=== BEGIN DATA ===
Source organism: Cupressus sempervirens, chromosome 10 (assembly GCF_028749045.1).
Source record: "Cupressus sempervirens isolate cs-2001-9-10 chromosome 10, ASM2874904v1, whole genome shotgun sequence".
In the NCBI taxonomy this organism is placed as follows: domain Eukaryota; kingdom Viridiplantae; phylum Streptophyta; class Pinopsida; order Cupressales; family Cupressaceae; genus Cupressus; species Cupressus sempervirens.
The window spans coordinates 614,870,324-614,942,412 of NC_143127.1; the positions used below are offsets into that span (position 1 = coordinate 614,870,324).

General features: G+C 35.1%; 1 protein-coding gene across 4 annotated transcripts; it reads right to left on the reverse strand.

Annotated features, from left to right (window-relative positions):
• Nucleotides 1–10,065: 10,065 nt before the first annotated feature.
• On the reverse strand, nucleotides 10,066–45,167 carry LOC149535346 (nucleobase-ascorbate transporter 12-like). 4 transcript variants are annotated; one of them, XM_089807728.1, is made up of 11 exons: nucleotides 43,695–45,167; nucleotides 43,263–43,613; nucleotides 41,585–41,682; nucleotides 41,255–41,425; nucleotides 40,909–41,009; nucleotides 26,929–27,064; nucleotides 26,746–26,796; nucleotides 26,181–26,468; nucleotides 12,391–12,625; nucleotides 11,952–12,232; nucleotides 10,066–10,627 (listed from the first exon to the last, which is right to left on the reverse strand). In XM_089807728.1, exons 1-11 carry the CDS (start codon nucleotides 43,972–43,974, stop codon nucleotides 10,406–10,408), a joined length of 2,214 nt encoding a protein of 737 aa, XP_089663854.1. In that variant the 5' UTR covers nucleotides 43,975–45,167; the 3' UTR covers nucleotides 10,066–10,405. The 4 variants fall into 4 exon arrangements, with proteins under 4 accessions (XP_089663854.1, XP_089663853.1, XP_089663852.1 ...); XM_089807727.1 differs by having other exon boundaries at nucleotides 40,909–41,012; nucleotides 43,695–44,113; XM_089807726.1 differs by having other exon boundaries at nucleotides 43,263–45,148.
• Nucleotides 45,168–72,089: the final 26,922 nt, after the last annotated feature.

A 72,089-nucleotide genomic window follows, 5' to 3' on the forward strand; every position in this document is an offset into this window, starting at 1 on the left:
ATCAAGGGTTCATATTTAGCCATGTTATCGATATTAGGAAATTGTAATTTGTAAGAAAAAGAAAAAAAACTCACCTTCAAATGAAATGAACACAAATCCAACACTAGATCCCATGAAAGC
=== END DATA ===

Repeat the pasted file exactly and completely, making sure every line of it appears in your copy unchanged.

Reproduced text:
Source organism: Cupressus sempervirens, chromosome 10 (assembly GCF_028749045.1).
Source record: "Cupressus sempervirens isolate cs-2001-9-10 chromosome 10, ASM2874904v1, whole genome shotgun sequence".
In the NCBI taxonomy this organism is placed as follows: domain Eukaryota; kingdom Viridiplantae; phylum Streptophyta; class Pinopsida; order Cupressales; family Cupressaceae; genus Cupressus; species Cupressus sempervirens.
The window spans coordinates 614,870,324-614,942,412 of NC_143127.1; the positions used below are offsets into that span (position 1 = coordinate 614,870,324).

General features: G+C 35.1%; 1 protein-coding gene across 4 annotated transcripts; it reads right to left on the reverse strand.

Annotated features, from left to right (window-relative positions):
• Nucleotides 1–10,065: 10,065 nt before the first annotated feature.
• On the reverse strand, nucleotides 10,066–45,167 carry LOC149535346 (nucleobase-ascorbate transporter 12-like). 4 transcript variants are annotated; one of them, XM_089807728.1, is made up of 11 exons: nucleotides 43,695–45,167; nucleotides 43,263–43,613; nucleotides 41,585–41,682; nucleotides 41,255–41,425; nucleotides 40,909–41,009; nucleotides 26,929–27,064; nucleotides 26,746–26,796; nucleotides 26,181–26,468; nucleotides 12,391–12,625; nucleotides 11,952–12,232; nucleotides 10,066–10,627 (listed from the first exon to the last, which is right to left on the reverse strand). In XM_089807728.1, exons 1-11 carry the CDS (start codon nucleotides 43,972–43,974, stop codon nucleotides 10,406–10,408), a joined length of 2,214 nt encoding a protein of 737 aa, XP_089663854.1. In that variant the 5' UTR covers nucleotides 43,975–45,167; the 3' UTR covers nucleotides 10,066–10,405. The 4 variants fall into 4 exon arrangements, with proteins under 4 accessions (XP_089663854.1, XP_089663853.1, XP_089663852.1 ...); XM_089807727.1 differs by having other exon boundaries at nucleotides 40,909–41,012; nucleotides 43,695–44,113; XM_089807726.1 differs by having other exon boundaries at nucleotides 43,263–45,148.
• Nucleotides 45,168–72,089: the final 26,922 nt, after the last annotated feature.

A 72,089-nucleotide genomic window follows, 5' to 3' on the forward strand; every position in this document is an offset into this window, starting at 1 on the left:
ATCAAGGGTTCATATTTAGCCATGTTATCGATATTAGGAAATTGTAATTTGTAAGAAAAAGAAAAAAAACTCACCTTCAAATGAAATGAACACAAATCCAACACTAGATCCCATGAAAGC